Myosin has been purified free of actin from Physarum actomyosin by a two step adaptation of the classical potassium iodide method for depolymerizing actin. On 12% sodium dodecyl sulfate (SDS) gels, the single major slowly moving protein band present in the calcium activated adenosine triphosphatase peak (90% pure) is associated with two fast moving bands of molecular weights of approximately 17,000 and 21,000 daltons, respectively. Densitometry shows the molar ratio of heavy chains to the 21,000 and 17,000 dalton chains on the gels to be 1:2:1.
The highly purified myosin forms filaments up to 2.5 µm long in the presence of 5 mM magnesium and 0.05 M KCl. Calcium ions were not required for the formation of long filaments from this highly purified myosin.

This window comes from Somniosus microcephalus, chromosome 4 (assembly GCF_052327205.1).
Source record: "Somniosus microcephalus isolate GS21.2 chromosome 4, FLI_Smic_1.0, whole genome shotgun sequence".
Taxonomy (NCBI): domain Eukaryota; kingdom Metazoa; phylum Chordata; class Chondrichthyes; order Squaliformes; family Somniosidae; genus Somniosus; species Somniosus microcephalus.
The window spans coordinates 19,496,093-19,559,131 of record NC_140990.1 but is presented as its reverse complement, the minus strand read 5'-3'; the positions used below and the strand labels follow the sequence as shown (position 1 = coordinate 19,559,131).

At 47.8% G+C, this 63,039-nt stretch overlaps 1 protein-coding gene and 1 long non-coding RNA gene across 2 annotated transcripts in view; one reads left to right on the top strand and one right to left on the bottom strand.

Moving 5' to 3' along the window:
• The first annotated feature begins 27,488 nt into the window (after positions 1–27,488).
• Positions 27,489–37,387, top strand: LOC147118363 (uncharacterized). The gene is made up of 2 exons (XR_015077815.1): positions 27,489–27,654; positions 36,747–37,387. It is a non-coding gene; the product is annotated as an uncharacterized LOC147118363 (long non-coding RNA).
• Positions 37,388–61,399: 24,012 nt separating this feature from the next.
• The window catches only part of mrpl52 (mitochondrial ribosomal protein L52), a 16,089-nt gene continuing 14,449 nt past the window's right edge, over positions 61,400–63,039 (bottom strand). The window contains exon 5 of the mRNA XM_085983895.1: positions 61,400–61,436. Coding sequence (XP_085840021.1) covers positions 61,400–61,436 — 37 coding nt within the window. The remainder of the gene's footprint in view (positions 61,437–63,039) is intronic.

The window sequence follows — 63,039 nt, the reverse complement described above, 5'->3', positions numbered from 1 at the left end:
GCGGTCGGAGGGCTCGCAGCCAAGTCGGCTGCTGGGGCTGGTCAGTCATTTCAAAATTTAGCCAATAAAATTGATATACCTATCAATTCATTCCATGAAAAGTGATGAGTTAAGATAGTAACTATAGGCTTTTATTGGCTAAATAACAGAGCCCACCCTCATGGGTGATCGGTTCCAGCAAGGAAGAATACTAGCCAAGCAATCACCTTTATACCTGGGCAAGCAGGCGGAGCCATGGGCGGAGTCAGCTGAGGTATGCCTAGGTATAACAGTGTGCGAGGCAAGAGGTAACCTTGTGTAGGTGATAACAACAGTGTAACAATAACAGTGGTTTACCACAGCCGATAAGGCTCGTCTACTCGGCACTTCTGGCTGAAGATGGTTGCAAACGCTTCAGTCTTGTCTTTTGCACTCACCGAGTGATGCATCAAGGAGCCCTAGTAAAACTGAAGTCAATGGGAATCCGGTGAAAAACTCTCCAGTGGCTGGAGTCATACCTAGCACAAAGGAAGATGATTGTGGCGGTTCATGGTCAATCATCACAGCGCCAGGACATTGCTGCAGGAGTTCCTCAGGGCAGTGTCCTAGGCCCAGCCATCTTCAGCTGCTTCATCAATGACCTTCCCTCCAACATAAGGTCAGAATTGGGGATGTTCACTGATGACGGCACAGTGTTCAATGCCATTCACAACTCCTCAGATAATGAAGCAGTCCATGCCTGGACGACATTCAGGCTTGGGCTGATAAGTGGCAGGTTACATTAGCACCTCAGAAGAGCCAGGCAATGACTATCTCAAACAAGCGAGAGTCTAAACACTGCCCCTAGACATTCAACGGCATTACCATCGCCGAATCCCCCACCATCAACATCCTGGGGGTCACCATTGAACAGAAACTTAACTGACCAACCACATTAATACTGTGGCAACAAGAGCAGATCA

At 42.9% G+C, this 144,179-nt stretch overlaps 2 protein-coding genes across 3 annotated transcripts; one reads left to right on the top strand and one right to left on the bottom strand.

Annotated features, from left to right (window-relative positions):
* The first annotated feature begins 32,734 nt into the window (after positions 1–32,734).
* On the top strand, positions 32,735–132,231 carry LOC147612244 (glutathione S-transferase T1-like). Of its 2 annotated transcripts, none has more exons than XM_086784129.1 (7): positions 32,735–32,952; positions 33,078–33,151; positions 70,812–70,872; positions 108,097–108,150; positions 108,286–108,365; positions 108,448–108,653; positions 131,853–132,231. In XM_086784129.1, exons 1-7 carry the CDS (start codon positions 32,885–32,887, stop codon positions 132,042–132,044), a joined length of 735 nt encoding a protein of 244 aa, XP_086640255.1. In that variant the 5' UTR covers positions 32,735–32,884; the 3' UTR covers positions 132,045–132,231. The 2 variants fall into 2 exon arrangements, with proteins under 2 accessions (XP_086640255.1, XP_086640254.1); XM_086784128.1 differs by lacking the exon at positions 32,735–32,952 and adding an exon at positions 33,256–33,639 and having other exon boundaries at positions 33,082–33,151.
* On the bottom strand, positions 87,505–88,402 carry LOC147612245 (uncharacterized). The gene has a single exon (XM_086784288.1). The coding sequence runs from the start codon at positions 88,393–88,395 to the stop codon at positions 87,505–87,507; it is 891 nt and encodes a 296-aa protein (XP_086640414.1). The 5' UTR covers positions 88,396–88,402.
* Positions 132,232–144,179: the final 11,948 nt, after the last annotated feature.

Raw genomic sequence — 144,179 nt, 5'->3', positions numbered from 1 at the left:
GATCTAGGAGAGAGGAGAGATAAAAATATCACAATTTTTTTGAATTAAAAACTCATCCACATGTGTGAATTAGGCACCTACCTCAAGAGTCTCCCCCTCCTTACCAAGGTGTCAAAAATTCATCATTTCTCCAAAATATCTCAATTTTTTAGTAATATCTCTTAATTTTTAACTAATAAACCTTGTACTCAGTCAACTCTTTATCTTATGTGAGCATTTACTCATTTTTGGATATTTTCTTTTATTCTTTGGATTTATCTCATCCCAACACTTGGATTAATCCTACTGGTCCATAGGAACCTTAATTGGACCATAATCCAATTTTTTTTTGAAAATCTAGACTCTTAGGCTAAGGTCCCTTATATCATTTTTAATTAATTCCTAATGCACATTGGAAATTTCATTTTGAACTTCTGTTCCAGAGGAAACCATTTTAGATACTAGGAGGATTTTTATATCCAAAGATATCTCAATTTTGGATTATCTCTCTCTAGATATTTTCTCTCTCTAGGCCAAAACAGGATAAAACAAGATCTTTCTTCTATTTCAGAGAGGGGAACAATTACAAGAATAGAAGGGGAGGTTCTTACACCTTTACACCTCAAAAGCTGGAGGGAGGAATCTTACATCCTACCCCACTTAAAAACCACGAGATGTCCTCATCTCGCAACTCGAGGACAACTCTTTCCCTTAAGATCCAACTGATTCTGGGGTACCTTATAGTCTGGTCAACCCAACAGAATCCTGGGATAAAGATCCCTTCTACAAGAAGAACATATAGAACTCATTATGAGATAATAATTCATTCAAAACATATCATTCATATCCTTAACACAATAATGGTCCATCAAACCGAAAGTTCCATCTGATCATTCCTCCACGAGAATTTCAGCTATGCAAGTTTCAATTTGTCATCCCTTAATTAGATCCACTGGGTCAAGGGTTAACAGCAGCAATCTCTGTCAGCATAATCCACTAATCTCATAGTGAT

At low ionic strength (0.05 M KCl) the magnesium ATPase of the highly purified myosin is activated four- to tenfold by muscle actin. The extent of activation is a function of the actin concentration and levels off at high levels of actin. In 0.1 mM calcium salts the ATPase activity is approximately 60% of that in 1 mM EGTA.
In summary, Physarum myosin is similar to a number of muscle myosins as well as to platelet and fibroblast myosin, which all possess light chains of two different molecular weights associated with the heavy chains. Under ionic conditions close to those in vivo, highly purified Physarum myosin aggregates into long filaments.